It’s Advent Sunday, and that it is the new year, and so we notice time passing.
Time: what a thoroughly odd thing it is. Is it a thing at all? What is time? We talk about it in all sorts of ways in our lives. We say things like,
- Have you got the time?
- What time is it?
- There is not enough time
- We have all the time in the world
- Time is pressing
- The time has come
- Time’s up
I could go on. I could list dozens of phrases that employ this ‘thing’ we call ‘time’ and each one would not actually, fully, describe what it is. One odd thing I have noticed: the more time you experience, the older we get, the more unusual and the more meaningful it becomes. Younger people, we notice, have a different sense of their own time, certainly not in the sense that we seem to develop as we grow older. It seems to pass quicker each year, we observe. And so, we respond to it differently.
Today’s Gospel reading is all about time. So is the epistle. So is the Old Testament reading. It’s all ‘about time’! (and there’s another phrase… about time…!: what a wonderfully rich and ambiguous phrase: it’s about time!) And so, as we ‘begin’ Advent, let’s pause… and consider what all this time and its passage means for us, and our relationship with God. For, just as God created the matter that we see, God also gave us time. We often speak of using the things God has given us wisely, so why not the time we are given, as well? Time features so deeply within our scripture, and in so many different ways, that we can get very confused about what God means when we are reminded that we need to ‘be ready’ for Christ (Matthew 24:44) , or that ‘it is now the moment for us to wake from sleep’ (Romans 13:11), or that ‘in days to come’ (Isaiah 2:2) certain things will happen. We can get hopelessly confused. And all the more so since Advent Sunday marks the beginning of the new Church year. Immediately we are encouraged to treat Advent as a time to prepare, to reflect and to repent, all things that mix up how we think about time, and about our own lives.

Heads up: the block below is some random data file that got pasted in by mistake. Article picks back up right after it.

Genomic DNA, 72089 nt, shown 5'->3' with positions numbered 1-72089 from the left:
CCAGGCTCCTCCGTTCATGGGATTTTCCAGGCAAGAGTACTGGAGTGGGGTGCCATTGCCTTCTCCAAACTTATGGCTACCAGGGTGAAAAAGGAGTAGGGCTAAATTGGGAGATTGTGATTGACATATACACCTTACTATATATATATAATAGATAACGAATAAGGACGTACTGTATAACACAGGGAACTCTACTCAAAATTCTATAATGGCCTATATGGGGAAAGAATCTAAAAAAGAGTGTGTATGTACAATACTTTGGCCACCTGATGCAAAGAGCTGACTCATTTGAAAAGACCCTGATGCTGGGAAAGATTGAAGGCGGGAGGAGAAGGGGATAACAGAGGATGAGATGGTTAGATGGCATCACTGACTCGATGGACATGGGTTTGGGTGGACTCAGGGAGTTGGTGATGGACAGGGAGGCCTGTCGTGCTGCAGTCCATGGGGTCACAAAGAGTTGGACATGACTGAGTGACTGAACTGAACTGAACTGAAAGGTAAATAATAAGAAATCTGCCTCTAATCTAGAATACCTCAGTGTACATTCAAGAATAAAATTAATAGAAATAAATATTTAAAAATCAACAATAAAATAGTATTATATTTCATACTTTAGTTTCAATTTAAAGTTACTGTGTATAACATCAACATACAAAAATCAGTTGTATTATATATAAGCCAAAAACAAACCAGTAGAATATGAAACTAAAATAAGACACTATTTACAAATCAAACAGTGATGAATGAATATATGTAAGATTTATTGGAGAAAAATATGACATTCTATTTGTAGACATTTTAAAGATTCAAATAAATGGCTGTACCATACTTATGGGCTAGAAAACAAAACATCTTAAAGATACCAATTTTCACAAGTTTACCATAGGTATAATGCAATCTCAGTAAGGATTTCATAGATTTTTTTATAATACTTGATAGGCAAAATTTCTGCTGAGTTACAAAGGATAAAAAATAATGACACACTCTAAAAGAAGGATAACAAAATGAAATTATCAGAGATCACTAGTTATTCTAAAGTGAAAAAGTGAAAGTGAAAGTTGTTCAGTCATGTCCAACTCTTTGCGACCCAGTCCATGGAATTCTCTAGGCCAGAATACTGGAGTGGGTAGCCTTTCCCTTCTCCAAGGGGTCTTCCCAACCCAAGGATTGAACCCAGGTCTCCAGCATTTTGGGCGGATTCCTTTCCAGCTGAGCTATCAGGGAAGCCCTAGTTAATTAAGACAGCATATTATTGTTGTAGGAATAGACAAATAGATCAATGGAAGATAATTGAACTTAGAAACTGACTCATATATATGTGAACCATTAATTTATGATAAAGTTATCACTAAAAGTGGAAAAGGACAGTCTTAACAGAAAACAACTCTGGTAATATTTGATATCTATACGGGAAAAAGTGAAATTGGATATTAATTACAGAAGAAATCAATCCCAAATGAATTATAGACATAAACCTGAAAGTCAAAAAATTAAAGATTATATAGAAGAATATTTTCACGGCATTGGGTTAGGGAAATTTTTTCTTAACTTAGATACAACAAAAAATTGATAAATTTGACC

So, lets think about time in two ways, and in doing so, perhaps we can make sense of where we are with God.
First there is the passage of time. The way that some things come before or after other things. There’s a word for it. We can call that chronos. It’s where the idea of a clock comes from, or a chronometer as some people used to call them. We talk of chronology. Chronos is the Greek word for the passage of time: how things are before or after other things. We can speak about being ahead of our time, or being late… All things about how time passes. The bible contains references to the passage of time.
As we now begin, inevitably, to turn towards Christmas, we can begin to worry that there isn’t enough of the chronos kind of time to fit everything in. Chronos is what we worry we will not have enough of. Chronos rules our daily lives. Chronos seems to ebb away from us. Chronos can hide us from God if we use it carelessly.
Then there is the other kind of time, a kind of time that helps us discover God in our lives. It is called kairos. Kairos is about the moment in which we exist, not the passage of time. Kairos and chronos: two ways of thinking about time.
Chronos seems very obvious, very much a part of our lives. It gives us the patterns of the year and the seasons and times of the Church calendar. But kairos is a bit tricky to grapple with. So, let’s try an experiment to see if we can understand kairos better.
Whatever you are doing, pause for a minute. Now.